It just goes to show that whether you love it or loathe it, Fifty Shades of Grey has had an impact on our sex lives and the manner we conduct our relationships in significant ways, and, whilst I am still fundamentally against the concepts of the novel and the promotion of domestic abuse within the poorly written pages, I am hoping that the movie depicts the relationship in a more consensual, loving manner that better represents the BDSM community, allowing for people who are potentially experiencing Fifty Shades of Grey to explore their potentially dormant proclivities in a more positive and safe manner.

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The Lost Art of Keeping Secrets by Eva Rice

editThis book is one of my favourite books of all time and there is not a year goes by where I don’t settle down with a large mug of tea in the most comfortable place in my house and read this novel. It’s by no means the greatest book ever written and probably didn’t win a plethora of awards upon release for being some kind of wonder-book, but it is one of my favourites all the same, so I thought I’d write about it.

The Lost Art of Keeping Secrets is one of those rare treats, like a huge furry blanket or a rain dripping on the window pane as you snuggle up toasty warm after a long day. The novel is set in post-war England during the 1950s and centres on our protagonist, a delightfully awkward teenager, Penelope, her wonderfully eccentric best friend Charlotte and her mysteriously sardonic cousin Harry, as well as a host of secondary characters, all so beautifully written that they don’t seem secondary to the plot. Rice writes about her characters in such a way that each individual seems more imperative than the next; each so wonderfully eccentric that their storylines are almost as captivating as the central plot, which is of course, a love story. I’m usually very wary of love stories. I grew up reading a lot of them due to my inherent adoration of romance and my desire to be swept off my feet in some grandiose romantic manner, which says a lot more about me than I’m willing to admit. Eventually, though, after reading so many, I felt I was becoming too immune to the plots, I rolled my eyes at a lot of the same language being perpetuated from novel to novel, author to author and thus stopped reading altogether. I’ve never felt that with The Lost Art of Keeping Secrets and when in need of a pick me up, a cosy love story to warm my cockles, I reach for Penelope and her band of merry friends and family, to soothe the hopeless romantic in me. Rice writes in such a manner that, although her language is relatively the same as the novel progresses, that it doesn’t really matter; instead of feeling that Rice is writing it from the perspective of Penelope, you feel as though the teenager herself was writing the novel, thus repetitive use of the world ‘giggle’ seems all the more acceptable – in honesty, I feel that it is a triumph in Rice’s career to be able to write something so encapsulating, that it doesn’t feel like I’m reading a novel at all, but diary excerpts of a teenager learning about life, friendship, love and rock and roll.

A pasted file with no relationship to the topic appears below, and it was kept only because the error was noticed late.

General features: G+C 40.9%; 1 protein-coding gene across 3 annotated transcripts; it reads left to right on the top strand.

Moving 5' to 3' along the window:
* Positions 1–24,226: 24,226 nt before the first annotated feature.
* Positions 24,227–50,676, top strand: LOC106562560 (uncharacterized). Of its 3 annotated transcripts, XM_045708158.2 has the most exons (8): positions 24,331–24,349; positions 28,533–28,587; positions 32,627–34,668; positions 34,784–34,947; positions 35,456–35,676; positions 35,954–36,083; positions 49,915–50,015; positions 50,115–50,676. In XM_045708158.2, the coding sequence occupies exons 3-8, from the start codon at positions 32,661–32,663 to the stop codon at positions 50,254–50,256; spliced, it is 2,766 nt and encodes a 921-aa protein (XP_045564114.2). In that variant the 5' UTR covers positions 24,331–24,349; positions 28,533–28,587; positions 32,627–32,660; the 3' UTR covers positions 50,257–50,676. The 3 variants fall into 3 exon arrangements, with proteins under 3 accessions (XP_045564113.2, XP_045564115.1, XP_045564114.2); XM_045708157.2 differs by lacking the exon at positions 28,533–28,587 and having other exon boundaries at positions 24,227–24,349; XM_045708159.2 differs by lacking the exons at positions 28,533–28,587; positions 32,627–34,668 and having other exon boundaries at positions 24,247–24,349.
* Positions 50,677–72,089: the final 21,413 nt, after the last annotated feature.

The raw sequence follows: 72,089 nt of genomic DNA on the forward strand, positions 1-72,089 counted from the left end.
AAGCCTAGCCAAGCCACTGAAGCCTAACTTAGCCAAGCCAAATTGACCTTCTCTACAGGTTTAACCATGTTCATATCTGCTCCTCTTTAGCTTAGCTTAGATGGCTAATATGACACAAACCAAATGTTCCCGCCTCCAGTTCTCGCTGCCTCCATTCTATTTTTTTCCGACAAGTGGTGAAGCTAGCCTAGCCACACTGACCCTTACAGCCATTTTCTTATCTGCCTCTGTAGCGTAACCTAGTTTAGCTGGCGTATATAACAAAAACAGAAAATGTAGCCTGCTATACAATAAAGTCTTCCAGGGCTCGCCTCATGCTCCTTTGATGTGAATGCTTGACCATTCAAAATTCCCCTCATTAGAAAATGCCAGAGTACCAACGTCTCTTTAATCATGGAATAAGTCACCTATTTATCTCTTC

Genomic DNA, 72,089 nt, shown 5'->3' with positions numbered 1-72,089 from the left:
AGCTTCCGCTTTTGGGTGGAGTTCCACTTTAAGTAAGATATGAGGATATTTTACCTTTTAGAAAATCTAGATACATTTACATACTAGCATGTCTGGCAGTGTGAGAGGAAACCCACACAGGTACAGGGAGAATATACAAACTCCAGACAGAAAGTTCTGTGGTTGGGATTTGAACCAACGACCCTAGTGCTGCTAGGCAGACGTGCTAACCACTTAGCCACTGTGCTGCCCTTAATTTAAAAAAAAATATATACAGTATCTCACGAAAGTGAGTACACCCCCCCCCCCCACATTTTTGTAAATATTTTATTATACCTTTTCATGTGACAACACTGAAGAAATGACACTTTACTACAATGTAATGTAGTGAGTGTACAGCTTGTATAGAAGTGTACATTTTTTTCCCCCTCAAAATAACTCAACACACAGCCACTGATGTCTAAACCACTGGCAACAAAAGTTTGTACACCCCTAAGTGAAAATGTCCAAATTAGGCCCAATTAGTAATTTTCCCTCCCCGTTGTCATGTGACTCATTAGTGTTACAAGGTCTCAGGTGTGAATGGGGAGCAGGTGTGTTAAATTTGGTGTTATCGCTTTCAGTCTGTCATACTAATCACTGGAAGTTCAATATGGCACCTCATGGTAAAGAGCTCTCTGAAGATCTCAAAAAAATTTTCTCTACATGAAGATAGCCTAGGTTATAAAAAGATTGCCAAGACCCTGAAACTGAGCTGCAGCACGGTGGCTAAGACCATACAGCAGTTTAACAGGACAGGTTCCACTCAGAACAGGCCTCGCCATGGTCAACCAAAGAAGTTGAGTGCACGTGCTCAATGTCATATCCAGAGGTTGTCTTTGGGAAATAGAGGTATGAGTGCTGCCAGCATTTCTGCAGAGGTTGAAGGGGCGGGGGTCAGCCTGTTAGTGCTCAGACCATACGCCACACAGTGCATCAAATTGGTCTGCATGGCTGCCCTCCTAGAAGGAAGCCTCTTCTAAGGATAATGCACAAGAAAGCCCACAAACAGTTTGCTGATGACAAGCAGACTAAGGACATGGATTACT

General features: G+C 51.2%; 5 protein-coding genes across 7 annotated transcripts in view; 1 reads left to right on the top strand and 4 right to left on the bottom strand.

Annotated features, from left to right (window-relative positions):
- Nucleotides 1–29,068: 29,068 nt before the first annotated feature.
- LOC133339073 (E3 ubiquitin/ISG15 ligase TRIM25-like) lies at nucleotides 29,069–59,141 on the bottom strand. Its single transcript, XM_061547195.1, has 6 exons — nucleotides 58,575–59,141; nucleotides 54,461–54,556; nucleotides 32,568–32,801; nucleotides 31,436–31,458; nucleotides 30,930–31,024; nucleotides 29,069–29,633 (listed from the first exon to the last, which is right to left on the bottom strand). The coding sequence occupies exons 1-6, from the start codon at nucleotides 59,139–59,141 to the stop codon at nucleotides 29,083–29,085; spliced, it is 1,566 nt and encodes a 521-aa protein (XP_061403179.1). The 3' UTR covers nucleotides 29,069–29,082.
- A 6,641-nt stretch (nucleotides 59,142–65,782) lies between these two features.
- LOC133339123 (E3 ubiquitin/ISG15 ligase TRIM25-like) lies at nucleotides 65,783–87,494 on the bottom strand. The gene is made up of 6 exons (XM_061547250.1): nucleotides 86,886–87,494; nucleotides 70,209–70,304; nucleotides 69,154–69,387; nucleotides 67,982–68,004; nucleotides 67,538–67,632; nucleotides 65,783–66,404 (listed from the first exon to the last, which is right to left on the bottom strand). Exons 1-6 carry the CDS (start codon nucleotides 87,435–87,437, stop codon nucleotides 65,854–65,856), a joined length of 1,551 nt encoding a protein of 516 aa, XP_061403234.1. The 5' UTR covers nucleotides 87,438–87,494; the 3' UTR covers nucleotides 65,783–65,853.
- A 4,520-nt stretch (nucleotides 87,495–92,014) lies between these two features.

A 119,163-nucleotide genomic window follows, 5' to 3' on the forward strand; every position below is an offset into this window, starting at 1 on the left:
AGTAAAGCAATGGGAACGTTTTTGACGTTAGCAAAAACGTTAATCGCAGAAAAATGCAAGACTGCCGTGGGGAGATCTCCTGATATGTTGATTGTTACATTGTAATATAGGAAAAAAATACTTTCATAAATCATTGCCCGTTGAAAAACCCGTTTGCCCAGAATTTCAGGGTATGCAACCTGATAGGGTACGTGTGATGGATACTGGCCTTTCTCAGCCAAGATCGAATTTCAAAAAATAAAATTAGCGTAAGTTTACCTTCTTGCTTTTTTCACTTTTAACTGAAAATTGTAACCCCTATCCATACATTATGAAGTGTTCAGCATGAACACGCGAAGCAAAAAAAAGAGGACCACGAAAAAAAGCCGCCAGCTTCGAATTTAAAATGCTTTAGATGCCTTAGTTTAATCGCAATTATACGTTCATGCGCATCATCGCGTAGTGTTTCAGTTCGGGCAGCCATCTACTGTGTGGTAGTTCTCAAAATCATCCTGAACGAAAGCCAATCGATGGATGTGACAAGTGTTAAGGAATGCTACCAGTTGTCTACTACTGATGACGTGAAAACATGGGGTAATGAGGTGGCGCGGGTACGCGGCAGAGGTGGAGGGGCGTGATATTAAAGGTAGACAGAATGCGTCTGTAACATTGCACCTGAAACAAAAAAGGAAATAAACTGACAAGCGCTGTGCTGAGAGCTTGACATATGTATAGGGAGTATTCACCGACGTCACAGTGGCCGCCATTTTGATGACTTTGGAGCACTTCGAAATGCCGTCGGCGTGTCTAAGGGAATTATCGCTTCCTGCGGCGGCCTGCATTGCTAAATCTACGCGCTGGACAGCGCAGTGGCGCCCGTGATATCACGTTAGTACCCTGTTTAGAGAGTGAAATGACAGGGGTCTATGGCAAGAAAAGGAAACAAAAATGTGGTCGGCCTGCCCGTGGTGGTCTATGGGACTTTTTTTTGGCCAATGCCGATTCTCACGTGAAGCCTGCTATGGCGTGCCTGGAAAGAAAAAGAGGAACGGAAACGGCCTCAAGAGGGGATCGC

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Rice has a distinctively excellent manner of encapsulating the reader into the 1950s and brings the decade alive on the page; the settings within the novel, such as Penelope’s grand, crumbling ancestral home, her friend Charlotte’s auntie’s full to the brim, jumbled, messy flat, as well as the parties she attends in the capital are all filled with decadent detail that make you feel as though you were there – like I say, the novel doesn’t read as such, it reads like a memoir of a teenage rock and roll fan, on the brink of something huge. It’s a spectacular book.

Of course, the plot is entirely predictable, but Rice manages to hide it in such a manner, that it really doesn’t matter; the dialogue is too captivating, the 1950s setting too entrancing, the characters too enchanting, that you really don’t notice the romance developing until it actually happens and by then you’re so engrossed in the novel that you can’t help but whoop with glee, or shed a tear for the protagonist and her magician. I love this book with a passion and every time I finish, my heart feels full to the brim with longing and a desire to read it again and again. As far as romantic, girly novels go, this one is the cherry on top of the frothy, creamy cake for me.